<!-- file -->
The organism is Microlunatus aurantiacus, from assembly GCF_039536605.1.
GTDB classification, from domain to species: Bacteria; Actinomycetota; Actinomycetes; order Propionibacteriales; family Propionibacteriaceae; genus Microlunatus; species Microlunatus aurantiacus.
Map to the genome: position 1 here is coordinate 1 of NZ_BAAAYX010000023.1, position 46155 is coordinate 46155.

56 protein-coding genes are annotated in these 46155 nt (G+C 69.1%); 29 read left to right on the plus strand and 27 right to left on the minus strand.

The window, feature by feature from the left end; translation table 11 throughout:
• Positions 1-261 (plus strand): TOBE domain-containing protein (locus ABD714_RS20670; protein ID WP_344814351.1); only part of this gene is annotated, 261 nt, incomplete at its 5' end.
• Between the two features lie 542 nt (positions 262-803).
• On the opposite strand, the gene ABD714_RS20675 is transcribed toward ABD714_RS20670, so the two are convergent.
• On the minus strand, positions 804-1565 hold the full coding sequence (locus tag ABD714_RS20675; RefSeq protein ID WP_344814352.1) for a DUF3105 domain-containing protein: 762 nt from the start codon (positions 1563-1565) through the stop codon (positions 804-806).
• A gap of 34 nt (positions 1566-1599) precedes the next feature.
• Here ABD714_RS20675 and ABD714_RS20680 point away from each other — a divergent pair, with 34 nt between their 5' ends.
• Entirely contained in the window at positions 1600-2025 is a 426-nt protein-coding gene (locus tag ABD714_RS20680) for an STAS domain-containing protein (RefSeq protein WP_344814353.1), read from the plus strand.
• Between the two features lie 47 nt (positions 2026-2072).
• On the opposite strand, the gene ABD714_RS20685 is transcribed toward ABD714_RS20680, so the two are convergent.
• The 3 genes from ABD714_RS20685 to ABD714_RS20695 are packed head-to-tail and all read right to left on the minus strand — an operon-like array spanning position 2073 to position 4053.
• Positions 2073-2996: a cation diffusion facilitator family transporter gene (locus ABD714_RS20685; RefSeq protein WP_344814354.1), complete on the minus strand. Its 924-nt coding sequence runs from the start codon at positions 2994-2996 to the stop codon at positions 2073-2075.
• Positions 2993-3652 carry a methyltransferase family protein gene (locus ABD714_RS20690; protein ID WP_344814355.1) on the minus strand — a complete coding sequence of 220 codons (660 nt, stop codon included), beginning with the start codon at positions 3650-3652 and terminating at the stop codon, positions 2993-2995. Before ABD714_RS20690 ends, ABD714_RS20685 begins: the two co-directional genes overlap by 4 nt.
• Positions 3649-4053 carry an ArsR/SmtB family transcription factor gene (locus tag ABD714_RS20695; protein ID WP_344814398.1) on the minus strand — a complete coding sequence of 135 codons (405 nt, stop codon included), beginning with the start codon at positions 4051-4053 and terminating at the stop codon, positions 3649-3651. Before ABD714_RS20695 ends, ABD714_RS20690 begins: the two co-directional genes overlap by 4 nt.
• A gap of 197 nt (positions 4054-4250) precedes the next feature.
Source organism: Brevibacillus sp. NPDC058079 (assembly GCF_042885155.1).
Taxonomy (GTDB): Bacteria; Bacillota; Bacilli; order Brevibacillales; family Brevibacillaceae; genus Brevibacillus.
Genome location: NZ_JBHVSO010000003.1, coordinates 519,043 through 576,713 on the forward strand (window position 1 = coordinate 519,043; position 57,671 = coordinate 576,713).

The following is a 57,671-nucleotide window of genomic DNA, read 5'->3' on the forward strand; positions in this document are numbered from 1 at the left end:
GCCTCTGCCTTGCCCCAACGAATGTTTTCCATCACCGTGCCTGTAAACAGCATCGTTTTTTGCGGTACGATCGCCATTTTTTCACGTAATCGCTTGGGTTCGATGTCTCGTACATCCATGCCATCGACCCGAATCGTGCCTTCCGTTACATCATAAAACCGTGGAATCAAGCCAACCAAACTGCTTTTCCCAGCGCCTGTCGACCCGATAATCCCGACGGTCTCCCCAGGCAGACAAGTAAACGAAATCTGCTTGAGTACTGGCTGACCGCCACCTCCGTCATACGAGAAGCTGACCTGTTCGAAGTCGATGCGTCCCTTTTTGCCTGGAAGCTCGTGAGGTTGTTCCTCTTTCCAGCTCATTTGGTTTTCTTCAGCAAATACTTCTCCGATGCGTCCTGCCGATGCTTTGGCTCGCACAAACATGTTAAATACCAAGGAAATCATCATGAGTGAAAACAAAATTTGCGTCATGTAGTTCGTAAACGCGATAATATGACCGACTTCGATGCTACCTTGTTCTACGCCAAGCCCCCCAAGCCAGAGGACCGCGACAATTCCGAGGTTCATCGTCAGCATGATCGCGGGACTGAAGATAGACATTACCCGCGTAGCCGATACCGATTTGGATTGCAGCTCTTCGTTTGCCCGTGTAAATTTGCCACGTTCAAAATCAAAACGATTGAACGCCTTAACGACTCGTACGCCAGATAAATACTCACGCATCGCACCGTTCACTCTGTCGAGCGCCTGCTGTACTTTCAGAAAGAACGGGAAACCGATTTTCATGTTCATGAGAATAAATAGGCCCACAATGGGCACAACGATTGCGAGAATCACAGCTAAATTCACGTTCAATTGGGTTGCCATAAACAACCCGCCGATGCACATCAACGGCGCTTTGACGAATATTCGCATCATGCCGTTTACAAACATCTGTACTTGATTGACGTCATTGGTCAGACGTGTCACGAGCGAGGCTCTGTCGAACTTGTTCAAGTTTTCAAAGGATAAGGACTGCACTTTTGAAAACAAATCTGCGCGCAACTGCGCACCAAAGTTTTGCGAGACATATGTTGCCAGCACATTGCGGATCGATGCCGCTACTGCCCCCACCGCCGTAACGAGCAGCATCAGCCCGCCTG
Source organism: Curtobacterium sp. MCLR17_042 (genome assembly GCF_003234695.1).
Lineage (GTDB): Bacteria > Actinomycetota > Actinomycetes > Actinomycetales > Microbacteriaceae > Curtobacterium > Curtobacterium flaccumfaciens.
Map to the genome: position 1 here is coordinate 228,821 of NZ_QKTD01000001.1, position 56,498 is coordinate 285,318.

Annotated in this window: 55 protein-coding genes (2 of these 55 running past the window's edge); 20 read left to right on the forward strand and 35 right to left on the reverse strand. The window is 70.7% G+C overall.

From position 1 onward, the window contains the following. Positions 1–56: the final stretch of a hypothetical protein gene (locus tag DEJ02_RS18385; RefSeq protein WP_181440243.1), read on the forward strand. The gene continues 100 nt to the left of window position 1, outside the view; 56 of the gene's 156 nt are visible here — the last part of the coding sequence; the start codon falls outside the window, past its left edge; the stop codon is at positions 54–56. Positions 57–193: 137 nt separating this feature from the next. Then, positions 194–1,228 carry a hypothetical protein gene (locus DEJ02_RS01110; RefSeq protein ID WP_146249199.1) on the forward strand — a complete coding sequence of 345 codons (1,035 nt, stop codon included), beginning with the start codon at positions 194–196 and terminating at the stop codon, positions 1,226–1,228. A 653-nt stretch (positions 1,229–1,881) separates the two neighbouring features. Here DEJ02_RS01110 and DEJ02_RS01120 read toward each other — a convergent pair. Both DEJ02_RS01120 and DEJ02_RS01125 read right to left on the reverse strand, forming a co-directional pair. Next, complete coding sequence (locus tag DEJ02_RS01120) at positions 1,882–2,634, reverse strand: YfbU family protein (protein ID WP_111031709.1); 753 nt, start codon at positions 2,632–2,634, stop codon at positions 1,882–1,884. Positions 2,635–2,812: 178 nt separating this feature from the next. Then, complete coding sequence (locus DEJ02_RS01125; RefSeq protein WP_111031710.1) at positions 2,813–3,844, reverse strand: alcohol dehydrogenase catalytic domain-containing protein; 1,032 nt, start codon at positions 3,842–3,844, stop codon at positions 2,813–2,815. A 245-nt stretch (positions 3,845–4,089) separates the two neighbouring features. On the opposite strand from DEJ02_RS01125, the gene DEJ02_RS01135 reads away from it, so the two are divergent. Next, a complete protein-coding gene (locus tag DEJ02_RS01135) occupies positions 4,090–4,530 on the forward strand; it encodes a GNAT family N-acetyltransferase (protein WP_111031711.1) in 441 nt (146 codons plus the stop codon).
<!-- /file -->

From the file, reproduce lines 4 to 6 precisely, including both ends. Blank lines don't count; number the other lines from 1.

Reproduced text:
56 protein-coding genes are annotated in these 46155 nt (G+C 69.1%); 29 read left to right on the plus strand and 27 right to left on the minus strand.

The window, feature by feature from the left end; translation table 11 throughout:
• Positions 1-261 (plus strand): TOBE domain-containing protein (locus ABD714_RS20670; protein ID WP_344814351.1); only part of this gene is annotated, 261 nt, incomplete at its 5' end.